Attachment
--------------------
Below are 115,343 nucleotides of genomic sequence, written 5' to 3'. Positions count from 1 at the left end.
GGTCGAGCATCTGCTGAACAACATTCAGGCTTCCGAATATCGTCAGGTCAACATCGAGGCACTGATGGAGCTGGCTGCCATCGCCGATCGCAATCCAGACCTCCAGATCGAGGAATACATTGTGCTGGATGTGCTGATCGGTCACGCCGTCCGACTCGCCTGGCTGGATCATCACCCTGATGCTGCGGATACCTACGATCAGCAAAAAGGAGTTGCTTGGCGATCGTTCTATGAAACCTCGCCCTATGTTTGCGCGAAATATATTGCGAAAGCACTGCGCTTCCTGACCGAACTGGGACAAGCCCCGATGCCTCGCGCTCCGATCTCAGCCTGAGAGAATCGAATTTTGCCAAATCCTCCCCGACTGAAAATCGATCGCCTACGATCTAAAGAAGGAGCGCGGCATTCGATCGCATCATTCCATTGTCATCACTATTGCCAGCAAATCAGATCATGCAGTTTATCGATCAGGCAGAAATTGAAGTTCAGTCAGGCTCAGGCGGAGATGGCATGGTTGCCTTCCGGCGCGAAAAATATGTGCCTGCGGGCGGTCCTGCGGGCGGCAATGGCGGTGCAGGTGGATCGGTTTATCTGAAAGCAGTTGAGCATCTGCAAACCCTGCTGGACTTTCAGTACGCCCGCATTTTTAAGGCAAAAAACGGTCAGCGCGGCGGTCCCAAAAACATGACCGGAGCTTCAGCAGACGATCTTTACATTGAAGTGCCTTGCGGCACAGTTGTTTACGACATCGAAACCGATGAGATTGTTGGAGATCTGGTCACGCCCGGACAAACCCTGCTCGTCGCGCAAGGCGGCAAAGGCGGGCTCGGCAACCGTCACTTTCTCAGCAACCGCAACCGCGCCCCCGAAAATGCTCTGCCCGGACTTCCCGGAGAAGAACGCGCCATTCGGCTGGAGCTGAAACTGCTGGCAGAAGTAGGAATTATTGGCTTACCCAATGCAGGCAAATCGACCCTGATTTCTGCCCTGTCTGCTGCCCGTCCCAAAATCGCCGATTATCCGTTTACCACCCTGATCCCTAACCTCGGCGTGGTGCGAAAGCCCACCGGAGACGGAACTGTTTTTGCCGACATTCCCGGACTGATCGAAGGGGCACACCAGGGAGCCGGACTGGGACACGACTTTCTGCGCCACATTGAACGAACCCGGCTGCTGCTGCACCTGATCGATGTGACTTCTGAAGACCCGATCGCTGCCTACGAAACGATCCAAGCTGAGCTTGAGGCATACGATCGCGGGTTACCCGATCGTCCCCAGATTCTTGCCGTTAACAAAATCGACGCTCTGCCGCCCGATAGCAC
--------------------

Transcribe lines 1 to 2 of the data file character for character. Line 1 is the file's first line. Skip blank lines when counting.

Below are 115,343 nucleotides of genomic sequence, written 5' to 3'. Positions count from 1 at the left end.
GGTCGAGCATCTGCTGAACAACATTCAGGCTTCCGAATATCGTCAGGTCAACATCGAGGCACTGATGGAGCTGGCTGCCATCGCCGATCGCAATCCAGACCTCCAGATCGAGGAATACATTGTGCTGGATGTGCTGATCGGTCACGCCGTCCGACTCGCCTGGCTGGATCATCACCCTGATGCTGCGGATACCTACGATCAGCAAAAAGGAGTTGCTTGGCGATCGTTCTATGAAACCTCGCCCTATGTTTGCGCGAAATATATTGCGAAAGCACTGCGCTTCCTGACCGAACTGGGACAAGCCCCGATGCCTCGCGCTCCGATCTCAGCCTGAGAGAATCGAATTTTGCCAAATCCTCCCCGACTGAAAATCGATCGCCTACGATCTAAAGAAGGAGCGCGGCATTCGATCGCATCATTCCATTGTCATCACTATTGCCAGCAAATCAGATCATGCAGTTTATCGATCAGGCAGAAATTGAAGTTCAGTCAGGCTCAGGCGGAGATGGCATGGTTGCCTTCCGGCGCGAAAAATATGTGCCTGCGGGCGGTCCTGCGGGCGGCAATGGCGGTGCAGGTGGATCGGTTTATCTGAAAGCAGTTGAGCATCTGCAAACCCTGCTGGACTTTCAGTACGCCCGCATTTTTAAGGCAAAAAACGGTCAGCGCGGCGGTCCCAAAAACATGACCGGAGCTTCAGCAGACGATCTTTACATTGAAGTGCCTTGCGGCACAGTTGTTTACGACATCGAAACCGATGAGATTGTTGGAGATCTGGTCACGCCCGGACAAACCCTGCTCGTCGCGCAAGGCGGCAAAGGCGGGCTCGGCAACCGTCACTTTCTCAGCAACCGCAACCGCGCCCCCGAAAATGCTCTGCCCGGACTTCCCGGAGAAGAACGCGCCATTCGGCTGGAGCTGAAACTGCTGGCAGAAGTAGGAATTATTGGCTTACCCAATGCAGGCAAATCGACCCTGATTTCTGCCCTGTCTGCTGCCCGTCCCAAAATCGCCGATTATCCGTTTACCACCCTGATCCCTAACCTCGGCGTGGTGCGAAAGCCCACCGGAGACGGAACTGTTTTTGCCGACATTCCCGGACTGATCGAAGGGGCACACCAGGGAGCCGGACTGGGACACGACTTTCTGCGCCACATTGAACGAACCCGGCTGCTGCTGCACCTGATCGATGTGACTTCTGAAGACCCGATCGCTGCCTACGAAACGATCCAAGCTGAGCTTGAGGCATACGATCGCGGGTTACCCGATCGTCCCCAGATTCTTGCCGTTAACAAAATCGACGCTCTGCCGCCCGATAGCAC